Old friend and columnist Joseph Alsop once told me of arriving in China with a clanking sword he had hassled across the Pacific, given him by his cousin, FDR, along with an instant "inside-the-Beltway" Navy commission. President Roosevelt sent him immediately after Pearl Harbor to Chongqing as a "political adviser" to Gen. Claire Lee Chennault and his volunteer Flying Tigers. Assiduously building his brief, Joe got horrendous details from the Chinese Nationalist refugee capital's best-informed correspondent about the outrageous corruption of Generalissimo Chiang Kai-shek's Kuomintang. When Joe asked our mutual friend why he wasn't writing it for his newspaper, the Old China Hand smiled knowingly and said: "Nobody tells on China."
America's romance - and conflict - with China are as old as the republic. Yale's original endowment reputedly came from a cargo of Indian opium shipped to China. Coolies helped build the transcontinental railroads, then got expelled or denied citizenship. Long before "multiculturalism," even American cities in the boonies had their Chinese restaurants. For those old enough to remember, a Chinese hand-wash laundry was a landmark in every neighborhood.
But exotic legend often obscured mundane reality. Most of America's China academics were for decades apologists for Mao Zedong's atrocities, vilifying their few critical colleagues who dared to speak up. Some, alas, without confession much less apology, still hold high places in American-Asian nongovernmental organizations. Even now, it takes a certain temerity to publish tomes about Mao's "secret" famines. (A Hong Kong friend recalls, "Only 3 1/2 million here were trying desperately to get food packets to mainland relatives.")
Now history repeats itself as stories begin to proliferate about the coming Chinese economic crisis. A minority of us have watched, stupefied, over the years as writer after writer and economist after economist without caveat spelled out the glories of the "Chinese model."
Hold up - you mean there hasn't been incredible Chinese economic development? Yes, of course, there has. And no one who has lived with the Chinese entrepreneurial spirit wherever it flowered among overseas Chinese or in Taiwan - or recalls the prosperity of China's pre-World War II's coastal cities even under Japanese assault - was surprised when that spirit took off again after Maximum Leader Deng Xiaoping opened the floodgates to foreign capital and technology.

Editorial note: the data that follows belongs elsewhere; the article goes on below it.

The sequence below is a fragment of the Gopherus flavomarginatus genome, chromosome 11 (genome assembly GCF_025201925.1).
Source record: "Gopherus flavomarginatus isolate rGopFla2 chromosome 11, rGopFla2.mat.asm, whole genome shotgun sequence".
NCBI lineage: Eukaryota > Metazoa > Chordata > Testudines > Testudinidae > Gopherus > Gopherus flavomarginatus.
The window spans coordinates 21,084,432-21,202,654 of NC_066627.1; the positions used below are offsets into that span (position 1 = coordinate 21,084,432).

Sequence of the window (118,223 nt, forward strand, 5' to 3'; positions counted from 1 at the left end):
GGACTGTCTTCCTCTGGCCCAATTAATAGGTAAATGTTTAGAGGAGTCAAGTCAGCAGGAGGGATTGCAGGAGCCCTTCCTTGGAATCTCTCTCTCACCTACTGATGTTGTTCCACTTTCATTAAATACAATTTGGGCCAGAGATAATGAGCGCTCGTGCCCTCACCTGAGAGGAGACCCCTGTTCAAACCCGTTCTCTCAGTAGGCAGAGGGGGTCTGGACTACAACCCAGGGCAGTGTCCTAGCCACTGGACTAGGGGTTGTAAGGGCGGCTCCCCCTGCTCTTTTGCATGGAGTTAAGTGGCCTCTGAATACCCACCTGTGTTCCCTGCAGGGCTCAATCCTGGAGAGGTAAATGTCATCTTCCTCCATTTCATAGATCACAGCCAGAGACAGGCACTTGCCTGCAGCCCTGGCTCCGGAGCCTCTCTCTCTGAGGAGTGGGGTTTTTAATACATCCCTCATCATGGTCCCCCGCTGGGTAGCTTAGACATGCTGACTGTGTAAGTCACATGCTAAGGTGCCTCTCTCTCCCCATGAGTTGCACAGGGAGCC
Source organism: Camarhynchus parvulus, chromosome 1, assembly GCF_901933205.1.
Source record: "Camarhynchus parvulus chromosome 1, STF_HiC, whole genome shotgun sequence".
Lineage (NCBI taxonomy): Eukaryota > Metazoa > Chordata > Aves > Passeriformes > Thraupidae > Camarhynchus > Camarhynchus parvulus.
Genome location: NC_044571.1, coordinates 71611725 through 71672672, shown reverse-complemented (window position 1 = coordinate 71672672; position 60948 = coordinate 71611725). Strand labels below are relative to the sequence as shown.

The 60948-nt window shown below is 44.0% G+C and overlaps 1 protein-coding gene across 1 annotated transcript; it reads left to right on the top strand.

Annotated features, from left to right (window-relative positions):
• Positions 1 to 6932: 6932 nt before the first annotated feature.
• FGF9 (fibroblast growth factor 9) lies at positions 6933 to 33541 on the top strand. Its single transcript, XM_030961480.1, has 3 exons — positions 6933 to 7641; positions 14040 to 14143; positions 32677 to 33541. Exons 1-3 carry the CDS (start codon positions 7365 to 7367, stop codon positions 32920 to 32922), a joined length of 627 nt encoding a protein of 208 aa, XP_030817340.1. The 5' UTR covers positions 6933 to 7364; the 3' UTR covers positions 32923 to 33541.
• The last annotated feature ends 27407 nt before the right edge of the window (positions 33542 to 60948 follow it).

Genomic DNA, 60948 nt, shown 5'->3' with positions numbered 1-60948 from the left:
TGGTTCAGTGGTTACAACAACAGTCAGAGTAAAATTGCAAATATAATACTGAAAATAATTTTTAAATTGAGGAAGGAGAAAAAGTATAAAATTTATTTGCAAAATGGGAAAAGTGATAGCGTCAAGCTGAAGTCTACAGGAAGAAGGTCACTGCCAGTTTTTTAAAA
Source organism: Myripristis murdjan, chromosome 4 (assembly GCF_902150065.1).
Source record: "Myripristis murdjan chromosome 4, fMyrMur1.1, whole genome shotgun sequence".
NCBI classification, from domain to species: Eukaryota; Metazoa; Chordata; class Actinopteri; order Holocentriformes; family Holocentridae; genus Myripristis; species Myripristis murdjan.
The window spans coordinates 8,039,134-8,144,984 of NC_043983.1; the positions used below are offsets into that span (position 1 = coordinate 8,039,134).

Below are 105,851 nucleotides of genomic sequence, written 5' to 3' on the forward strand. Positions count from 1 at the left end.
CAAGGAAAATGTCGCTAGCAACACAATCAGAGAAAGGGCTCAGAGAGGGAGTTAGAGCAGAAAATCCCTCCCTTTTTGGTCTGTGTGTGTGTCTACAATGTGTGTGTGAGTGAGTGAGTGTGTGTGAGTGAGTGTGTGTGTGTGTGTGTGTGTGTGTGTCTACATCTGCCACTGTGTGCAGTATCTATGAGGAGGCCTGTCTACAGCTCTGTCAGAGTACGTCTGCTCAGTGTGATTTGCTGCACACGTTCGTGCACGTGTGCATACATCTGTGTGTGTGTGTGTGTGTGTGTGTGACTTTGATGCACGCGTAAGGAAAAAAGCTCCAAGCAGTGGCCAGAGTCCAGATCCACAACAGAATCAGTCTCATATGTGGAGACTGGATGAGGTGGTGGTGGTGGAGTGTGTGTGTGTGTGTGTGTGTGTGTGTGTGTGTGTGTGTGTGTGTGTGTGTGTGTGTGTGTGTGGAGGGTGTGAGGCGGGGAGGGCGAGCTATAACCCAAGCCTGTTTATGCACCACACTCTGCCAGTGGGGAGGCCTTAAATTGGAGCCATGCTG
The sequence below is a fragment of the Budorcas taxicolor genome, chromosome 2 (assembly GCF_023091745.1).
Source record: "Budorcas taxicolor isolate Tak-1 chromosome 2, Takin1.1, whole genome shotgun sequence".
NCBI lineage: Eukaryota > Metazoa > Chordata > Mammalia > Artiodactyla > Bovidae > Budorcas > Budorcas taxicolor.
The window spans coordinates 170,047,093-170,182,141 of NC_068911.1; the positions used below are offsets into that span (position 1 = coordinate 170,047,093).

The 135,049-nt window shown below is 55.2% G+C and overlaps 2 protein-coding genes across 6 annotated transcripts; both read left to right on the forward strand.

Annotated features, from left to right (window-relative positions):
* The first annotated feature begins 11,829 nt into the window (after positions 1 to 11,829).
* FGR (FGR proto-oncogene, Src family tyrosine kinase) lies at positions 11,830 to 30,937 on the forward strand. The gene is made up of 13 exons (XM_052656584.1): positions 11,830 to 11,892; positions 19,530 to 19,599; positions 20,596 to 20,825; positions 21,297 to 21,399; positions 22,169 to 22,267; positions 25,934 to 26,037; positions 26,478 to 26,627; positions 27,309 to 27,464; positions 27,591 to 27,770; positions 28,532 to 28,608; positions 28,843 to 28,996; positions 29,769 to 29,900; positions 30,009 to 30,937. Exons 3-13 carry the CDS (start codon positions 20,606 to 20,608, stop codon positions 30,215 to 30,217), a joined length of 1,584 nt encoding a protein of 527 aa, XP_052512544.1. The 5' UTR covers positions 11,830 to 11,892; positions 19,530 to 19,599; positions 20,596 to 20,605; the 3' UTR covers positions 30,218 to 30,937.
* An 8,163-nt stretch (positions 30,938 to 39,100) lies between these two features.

But those Shanghai office towers across the river in Pudong were already standing empty a decade ago - not that you would know from any contemporary reporting. As prime minister, Zhu Rongji publicly pleaded with provincial bureaucrats to stop fabricating figures because it made it impossible for him to know what was going on. Only a year ago, provincial gross domestic product figures didn't jibe with the national totals. But, never mind, our academics - and most of the financial media - kept right on, grinding out incredible gobbledygook about economics "with Chinese characteristics," how China's GDP growth made it No. 2 in the world (despite subsistence living standards for the majority of its people), how Chinese growth would save the world, etc.
Now even the Financial Times, among the loudest and most indiscriminate propagandists for China straight-line projections, has taken a deep breath, predicting coming problems, perhaps even disaster. The Chinese boom has depended on export markets that are now drying up in the U.S. and Europe. It has relied on unlimited infrastructure expansion, but government "stimulus" is leading to inflation. Virtually zero rural investment and protectionist trading practices are driving up food prices where most Chinese live. Banks' newly created debt dumps are being used for loans to party favorites, so there just might be a credit problem. The government is shifting to subsidized housing (still beyond the reach of wage-earners) to deflate a real estate bubble, the only place "hot money" could go with government "planned" investment.
Oh yes, and it's now "clear" Chinese growth isn't going to "save" the world economy. In fact, some commodity-dependent economies are going to be in little trouble. Hello!
But there is always room for new wishful thinking: Beijing will use its depreciating dollar hoard (already backing local currency) to expand the "money stock," as measured by meaningless M2 and M3 Western econometrics. Or it will try to buy Western equities, scaring the wits out of security-minded politicians, or get at technologies (such as natural gas shale fracking) to reduce its growing reliance on imported energy. And, of course, Chinese planners somehow will manage a "soft landing."
After almost every disaster - natural or man-made - there is the inevitable cry: "Why didn't we see this coming? It was so obvious."
• Sol Sanders, a veteran international correspondent, writes weekly on the intersection of politics, business and economics. He can be reached at firstname.lastname@example.org and blogs at www.yeoldecrabb.wordpress.com.